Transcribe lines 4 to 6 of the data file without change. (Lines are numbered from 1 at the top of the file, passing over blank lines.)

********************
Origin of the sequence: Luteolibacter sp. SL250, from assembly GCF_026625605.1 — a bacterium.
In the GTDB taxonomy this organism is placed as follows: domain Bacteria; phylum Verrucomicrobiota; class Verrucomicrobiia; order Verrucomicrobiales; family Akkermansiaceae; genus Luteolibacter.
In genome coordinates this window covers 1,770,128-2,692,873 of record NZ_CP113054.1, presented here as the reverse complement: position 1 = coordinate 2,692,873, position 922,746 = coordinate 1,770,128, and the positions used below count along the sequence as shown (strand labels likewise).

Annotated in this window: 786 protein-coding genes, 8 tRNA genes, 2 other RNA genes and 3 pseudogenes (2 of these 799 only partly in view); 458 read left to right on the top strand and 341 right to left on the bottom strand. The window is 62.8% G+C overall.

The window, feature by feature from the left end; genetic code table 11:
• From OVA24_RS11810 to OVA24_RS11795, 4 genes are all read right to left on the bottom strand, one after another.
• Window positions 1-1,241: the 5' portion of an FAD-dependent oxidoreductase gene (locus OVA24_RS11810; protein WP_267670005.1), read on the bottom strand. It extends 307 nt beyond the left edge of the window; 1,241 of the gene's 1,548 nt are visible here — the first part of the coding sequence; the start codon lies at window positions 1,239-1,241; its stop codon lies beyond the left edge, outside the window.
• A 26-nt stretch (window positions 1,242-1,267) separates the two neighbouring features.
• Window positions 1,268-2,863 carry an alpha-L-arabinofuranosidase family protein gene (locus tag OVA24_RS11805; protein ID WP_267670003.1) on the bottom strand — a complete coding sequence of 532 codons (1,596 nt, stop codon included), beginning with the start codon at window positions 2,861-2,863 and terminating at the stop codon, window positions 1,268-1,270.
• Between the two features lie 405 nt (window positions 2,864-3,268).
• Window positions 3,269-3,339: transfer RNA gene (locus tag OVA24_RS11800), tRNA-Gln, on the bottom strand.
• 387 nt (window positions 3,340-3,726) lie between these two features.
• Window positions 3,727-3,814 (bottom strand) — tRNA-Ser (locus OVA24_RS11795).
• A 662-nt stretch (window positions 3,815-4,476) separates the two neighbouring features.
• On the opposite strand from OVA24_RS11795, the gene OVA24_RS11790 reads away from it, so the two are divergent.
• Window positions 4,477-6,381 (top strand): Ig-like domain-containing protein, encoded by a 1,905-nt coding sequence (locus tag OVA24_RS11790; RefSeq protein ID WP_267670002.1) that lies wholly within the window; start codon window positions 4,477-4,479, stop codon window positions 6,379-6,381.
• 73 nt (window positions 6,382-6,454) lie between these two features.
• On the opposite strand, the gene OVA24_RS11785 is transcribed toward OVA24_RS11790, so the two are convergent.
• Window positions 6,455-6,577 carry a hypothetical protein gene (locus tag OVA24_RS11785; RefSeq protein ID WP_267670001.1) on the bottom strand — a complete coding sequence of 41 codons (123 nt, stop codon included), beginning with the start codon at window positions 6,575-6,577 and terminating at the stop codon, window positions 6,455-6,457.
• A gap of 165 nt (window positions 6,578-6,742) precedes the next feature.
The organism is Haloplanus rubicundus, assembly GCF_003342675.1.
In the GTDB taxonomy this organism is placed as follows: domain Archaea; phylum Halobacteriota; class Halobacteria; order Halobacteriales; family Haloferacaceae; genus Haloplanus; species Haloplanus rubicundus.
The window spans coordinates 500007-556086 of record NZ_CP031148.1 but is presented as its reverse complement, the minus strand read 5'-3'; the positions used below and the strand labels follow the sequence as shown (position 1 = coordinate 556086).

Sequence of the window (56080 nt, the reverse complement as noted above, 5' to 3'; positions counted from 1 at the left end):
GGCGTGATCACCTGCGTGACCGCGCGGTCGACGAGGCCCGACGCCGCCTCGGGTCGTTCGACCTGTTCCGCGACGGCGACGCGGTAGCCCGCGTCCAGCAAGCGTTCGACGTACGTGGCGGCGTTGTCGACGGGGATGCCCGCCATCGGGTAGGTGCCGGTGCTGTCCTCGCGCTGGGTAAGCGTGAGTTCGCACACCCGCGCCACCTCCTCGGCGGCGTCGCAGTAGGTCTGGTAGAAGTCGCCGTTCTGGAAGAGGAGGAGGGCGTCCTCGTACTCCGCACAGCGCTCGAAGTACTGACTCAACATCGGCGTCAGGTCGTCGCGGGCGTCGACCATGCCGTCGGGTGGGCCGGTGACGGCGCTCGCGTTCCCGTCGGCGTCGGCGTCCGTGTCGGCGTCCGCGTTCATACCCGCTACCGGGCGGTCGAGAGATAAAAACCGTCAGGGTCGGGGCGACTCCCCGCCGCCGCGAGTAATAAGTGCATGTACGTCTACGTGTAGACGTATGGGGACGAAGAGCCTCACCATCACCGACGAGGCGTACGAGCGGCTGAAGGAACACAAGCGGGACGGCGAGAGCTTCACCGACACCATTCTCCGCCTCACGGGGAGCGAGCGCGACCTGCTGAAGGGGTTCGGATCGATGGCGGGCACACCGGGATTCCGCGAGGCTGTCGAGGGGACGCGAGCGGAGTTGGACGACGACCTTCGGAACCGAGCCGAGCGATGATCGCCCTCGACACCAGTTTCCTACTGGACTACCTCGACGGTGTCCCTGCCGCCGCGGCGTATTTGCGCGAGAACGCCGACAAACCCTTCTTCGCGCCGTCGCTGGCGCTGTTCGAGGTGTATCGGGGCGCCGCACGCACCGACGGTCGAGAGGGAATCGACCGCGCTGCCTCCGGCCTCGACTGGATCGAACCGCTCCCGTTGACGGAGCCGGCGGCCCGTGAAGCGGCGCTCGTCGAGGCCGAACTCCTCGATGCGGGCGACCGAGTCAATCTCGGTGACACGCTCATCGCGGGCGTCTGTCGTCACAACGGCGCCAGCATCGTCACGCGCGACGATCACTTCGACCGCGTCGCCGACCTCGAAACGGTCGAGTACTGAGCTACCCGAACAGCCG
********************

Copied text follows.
Annotated in this window: 786 protein-coding genes, 8 tRNA genes, 2 other RNA genes and 3 pseudogenes (2 of these 799 only partly in view); 458 read left to right on the top strand and 341 right to left on the bottom strand. The window is 62.8% G+C overall.

The window, feature by feature from the left end; genetic code table 11:
• From OVA24_RS11810 to OVA24_RS11795, 4 genes are all read right to left on the bottom strand, one after another.